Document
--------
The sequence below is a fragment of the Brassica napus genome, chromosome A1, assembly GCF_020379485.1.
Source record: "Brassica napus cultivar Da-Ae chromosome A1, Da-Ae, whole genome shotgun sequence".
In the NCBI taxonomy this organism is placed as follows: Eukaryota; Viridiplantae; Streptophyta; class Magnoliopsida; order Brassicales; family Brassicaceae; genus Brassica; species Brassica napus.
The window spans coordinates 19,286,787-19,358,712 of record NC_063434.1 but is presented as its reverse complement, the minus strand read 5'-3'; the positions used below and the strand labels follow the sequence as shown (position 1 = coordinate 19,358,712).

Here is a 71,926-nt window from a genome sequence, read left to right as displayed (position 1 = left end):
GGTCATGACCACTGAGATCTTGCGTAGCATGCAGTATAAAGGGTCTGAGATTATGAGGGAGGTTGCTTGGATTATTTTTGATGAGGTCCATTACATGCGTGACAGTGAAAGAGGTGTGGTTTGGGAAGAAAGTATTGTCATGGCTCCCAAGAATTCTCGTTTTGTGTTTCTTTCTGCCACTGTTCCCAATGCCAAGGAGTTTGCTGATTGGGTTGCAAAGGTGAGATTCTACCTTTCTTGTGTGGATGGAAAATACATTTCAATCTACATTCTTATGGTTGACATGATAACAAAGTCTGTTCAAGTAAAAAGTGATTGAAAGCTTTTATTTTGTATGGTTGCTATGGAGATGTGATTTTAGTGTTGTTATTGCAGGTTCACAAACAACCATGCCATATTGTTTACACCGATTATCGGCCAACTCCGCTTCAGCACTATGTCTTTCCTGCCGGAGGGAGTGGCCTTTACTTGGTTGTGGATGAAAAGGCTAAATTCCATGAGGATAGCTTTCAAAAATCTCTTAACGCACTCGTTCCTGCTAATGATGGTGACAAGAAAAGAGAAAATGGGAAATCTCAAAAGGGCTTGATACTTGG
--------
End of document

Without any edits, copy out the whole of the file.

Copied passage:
The sequence below is a fragment of the Brassica napus genome, chromosome A1, assembly GCF_020379485.1.
Source record: "Brassica napus cultivar Da-Ae chromosome A1, Da-Ae, whole genome shotgun sequence".
In the NCBI taxonomy this organism is placed as follows: Eukaryota; Viridiplantae; Streptophyta; class Magnoliopsida; order Brassicales; family Brassicaceae; genus Brassica; species Brassica napus.
The window spans coordinates 19,286,787-19,358,712 of record NC_063434.1 but is presented as its reverse complement, the minus strand read 5'-3'; the positions used below and the strand labels follow the sequence as shown (position 1 = coordinate 19,358,712).

Here is a 71,926-nt window from a genome sequence, read left to right as displayed (position 1 = left end):
GGTCATGACCACTGAGATCTTGCGTAGCATGCAGTATAAAGGGTCTGAGATTATGAGGGAGGTTGCTTGGATTATTTTTGATGAGGTCCATTACATGCGTGACAGTGAAAGAGGTGTGGTTTGGGAAGAAAGTATTGTCATGGCTCCCAAGAATTCTCGTTTTGTGTTTCTTTCTGCCACTGTTCCCAATGCCAAGGAGTTTGCTGATTGGGTTGCAAAGGTGAGATTCTACCTTTCTTGTGTGGATGGAAAATACATTTCAATCTACATTCTTATGGTTGACATGATAACAAAGTCTGTTCAAGTAAAAAGTGATTGAAAGCTTTTATTTTGTATGGTTGCTATGGAGATGTGATTTTAGTGTTGTTATTGCAGGTTCACAAACAACCATGCCATATTGTTTACACCGATTATCGGCCAACTCCGCTTCAGCACTATGTCTTTCCTGCCGGAGGGAGTGGCCTTTACTTGGTTGTGGATGAAAAGGCTAAATTCCATGAGGATAGCTTTCAAAAATCTCTTAACGCACTCGTTCCTGCTAATGATGGTGACAAGAAAAGAGAAAATGGGAAATCTCAAAAGGGCTTGATACTTGG